The Lodge of Perfection Today

The name of the Lodge of Perfection refers to the belief of Scottish Rite Masons that while they know they are not perfect, there is a path to perfection. Based upon legends from the era of King Solomon and Old Testament scripture, one of the key moral teachings in this body is that men must persevere and overcome difficulties in their progress toward perfection.

The Northern Masonic Jurisdiction has long prioritized revising its degree rituals. In some cases, rituals have been altered to make them easier for Valleys to perform, while other changes have been made to reflect modern thinking and meet contemporary Freemasons' needs. For example, a number of Consistory degrees were moved to replace existing ritual degrees in the 1970s. Most recently, a video version of the 4° was created to allow initiates to receive this degree in a more convenient, inspirational, and enjoyable way. A Brother becomes a Scottish Rite Mason once he has witnessed the 4°, an opportunity made available to Brothers by viewing the recorded version during a Rite on the Road or virtual Supreme Council event, such as a Join the Rite Night, or as presented in-person by a Valley’s degree cast.

As with any Masonic ritual, the degrees included in the Lodge of Perfection require extensive reflection, study, and revisiting. Here are brief summaries of the ethical teachings found in the Ineffable Degrees of this subordinate body:

4th Degree – Builder:

A Master Mason seeks divine guidance. Philosophy: Brothers grow together in Scottish Rite. Core Values: Reverence for God, Integrity, & Service to Humanity

5th Degree – Perfect Master:

Two sons of Aaron, corrupted by greed and ambition, allow the sacred flame to extinguish. Philosophy: Trustworthiness is more valuable than life and is the basis for Masonic honor. Core Values: Reverence for God, Justice & Integrity

6th Degree - Master of the Brazen Serpent:

When the children of Israel encounter a rough and dangerous journey through the desert, they rebel against Moses and God. Philosophy: The answer to the spiritual problems of humanity is faith in ourselves and God. Core Values: Reverence for God

7th Degree - Provost and Judge:

A dispute among the workers where honesty and justice prevail. Philosophy: We should render justice to all mankind. Core Values: Justice & Integrity

8th Degree - Intendent of the Building:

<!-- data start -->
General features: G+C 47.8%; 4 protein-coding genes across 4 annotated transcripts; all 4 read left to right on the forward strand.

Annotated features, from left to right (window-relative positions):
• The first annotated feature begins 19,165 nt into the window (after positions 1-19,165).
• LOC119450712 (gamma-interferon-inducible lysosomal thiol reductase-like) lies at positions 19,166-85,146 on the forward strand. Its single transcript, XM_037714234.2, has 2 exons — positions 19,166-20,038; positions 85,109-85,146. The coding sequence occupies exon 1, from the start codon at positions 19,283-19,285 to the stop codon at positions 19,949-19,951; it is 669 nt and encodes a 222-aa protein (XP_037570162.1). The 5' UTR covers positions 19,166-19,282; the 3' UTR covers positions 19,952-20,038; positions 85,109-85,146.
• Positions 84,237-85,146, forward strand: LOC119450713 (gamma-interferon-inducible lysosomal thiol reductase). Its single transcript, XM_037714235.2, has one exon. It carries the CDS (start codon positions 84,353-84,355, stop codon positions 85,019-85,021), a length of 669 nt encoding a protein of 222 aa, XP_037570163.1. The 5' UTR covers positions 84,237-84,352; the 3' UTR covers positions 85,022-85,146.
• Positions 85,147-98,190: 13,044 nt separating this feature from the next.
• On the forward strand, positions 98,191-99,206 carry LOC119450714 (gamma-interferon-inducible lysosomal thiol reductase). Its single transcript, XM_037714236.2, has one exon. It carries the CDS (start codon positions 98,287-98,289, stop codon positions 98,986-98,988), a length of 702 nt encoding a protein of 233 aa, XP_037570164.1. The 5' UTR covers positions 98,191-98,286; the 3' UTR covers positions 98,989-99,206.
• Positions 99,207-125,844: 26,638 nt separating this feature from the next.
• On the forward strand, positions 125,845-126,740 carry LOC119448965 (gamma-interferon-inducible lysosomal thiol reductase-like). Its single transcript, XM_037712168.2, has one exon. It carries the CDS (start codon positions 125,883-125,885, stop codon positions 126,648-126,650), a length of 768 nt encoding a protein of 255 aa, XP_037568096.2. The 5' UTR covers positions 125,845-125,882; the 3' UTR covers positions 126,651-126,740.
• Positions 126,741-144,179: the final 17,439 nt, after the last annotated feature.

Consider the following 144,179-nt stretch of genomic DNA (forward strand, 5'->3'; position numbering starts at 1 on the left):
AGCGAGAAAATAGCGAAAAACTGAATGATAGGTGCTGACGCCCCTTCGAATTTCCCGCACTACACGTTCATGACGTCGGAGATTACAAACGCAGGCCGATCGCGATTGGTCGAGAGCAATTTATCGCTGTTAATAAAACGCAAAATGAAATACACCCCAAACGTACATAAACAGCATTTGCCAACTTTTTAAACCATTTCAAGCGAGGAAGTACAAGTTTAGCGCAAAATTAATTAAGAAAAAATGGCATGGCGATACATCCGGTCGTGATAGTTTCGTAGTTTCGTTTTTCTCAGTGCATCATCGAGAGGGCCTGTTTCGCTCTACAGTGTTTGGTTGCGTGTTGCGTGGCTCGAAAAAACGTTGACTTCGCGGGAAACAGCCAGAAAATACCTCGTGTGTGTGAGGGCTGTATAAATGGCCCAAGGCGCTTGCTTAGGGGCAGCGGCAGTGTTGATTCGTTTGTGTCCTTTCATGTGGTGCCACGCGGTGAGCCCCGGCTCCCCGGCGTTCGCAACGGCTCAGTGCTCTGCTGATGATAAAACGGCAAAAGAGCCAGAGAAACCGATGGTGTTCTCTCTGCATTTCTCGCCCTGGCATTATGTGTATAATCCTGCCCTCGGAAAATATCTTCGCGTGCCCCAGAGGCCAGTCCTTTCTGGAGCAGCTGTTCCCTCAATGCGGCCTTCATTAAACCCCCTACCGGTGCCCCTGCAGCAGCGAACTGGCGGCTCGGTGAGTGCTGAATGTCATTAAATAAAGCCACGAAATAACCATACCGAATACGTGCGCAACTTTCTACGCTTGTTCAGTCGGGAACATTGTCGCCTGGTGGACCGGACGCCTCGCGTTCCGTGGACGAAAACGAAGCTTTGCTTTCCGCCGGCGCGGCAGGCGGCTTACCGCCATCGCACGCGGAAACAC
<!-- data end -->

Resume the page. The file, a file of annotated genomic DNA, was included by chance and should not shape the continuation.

Based on the Old Testament story of King David and his assignment to his son, the future King Solomon. Philosophy: The degree reminds us that each honor we receive requires attention to a particular duty. Core Values: Service to Humanity, Integrity, & Reverence for God

9th Degree - Master of the Temple:

The Temple of King Solomon is dedicated by priests of many religions. Philosophy: We should not be too zealous in executing justice. Core Values: Reverence for God & Service to Humanity

10th Degree - Master Elect:

King Solomon learns of his sentence from which there is no appeal. Philosophy: The violator of his obligations to God will not go unpunished. Core Values: Reverence for God & Justice

11th Degree - Sublime Master Elected:

King Solomon's tax collector violates the public trust. Philosophy: When confronted by corrupt, unjust, or illegal behavior on the part of a person in authority, the nation should remain loyal and courageous. Core Values: Integrity

12th Degree - Master of Mercy:

Joseph forgives his brothers for selling him into slavery. Philosophy: We learn forgiveness, compassion, and Brotherly love. Core Values: Justice & Integrity

13th Degree - Master of the Ninth Arch:

The degree dramatizes the dangers encountered as men search for the lost word. Philosophy: We are reminded that difficulties and dangers should not deter us from pursuing moral perfection. Core Values: Reverence for God

14th Degree - Grand Elect Mason:

The essence of Symbolic Masonry is compiled in lessons of the Lodge of Perfection. Philosophy: Members are encouraged to worship God at the altar of their choice. Core Values: Reverence for God

These 11 degrees teach essential practical lessons that relate to our Core Values:

  • Secrecy and silence in all confidential relationships
  • Reverence and obedience to God
  • Faithfulness to family and country
  • Justice tempered by mercy
  • Universal Brotherhood
  • Honesty in business relations
  • Forgiveness of past injustices
  • Perseverance in overcoming the difficulties encountered in our progress toward perfection

In 32° Scottish Rite Freemasonry, we seek to strengthen our community and believe members should follow their judgment and the dictates of their conscience through life. Through the lessons found in the Lodge of Perfection and beyond, we strive to help good men become even better during their Masonic journey.